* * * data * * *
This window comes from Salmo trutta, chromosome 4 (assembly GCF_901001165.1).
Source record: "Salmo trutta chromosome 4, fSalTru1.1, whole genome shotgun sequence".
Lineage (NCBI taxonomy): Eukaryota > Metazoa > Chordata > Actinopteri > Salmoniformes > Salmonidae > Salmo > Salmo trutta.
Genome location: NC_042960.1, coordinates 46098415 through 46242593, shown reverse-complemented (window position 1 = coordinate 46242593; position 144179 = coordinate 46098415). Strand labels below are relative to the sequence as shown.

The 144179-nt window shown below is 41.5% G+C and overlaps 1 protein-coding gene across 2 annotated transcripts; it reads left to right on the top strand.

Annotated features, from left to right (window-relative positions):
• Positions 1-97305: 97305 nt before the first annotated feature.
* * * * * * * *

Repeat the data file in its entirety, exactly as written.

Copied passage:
This window comes from Salmo trutta, chromosome 4 (assembly GCF_901001165.1).
Source record: "Salmo trutta chromosome 4, fSalTru1.1, whole genome shotgun sequence".
Lineage (NCBI taxonomy): Eukaryota > Metazoa > Chordata > Actinopteri > Salmoniformes > Salmonidae > Salmo > Salmo trutta.
Genome location: NC_042960.1, coordinates 46098415 through 46242593, shown reverse-complemented (window position 1 = coordinate 46242593; position 144179 = coordinate 46098415). Strand labels below are relative to the sequence as shown.

The 144179-nt window shown below is 41.5% G+C and overlaps 1 protein-coding gene across 2 annotated transcripts; it reads left to right on the top strand.

Annotated features, from left to right (window-relative positions):
• Positions 1-97305: 97305 nt before the first annotated feature.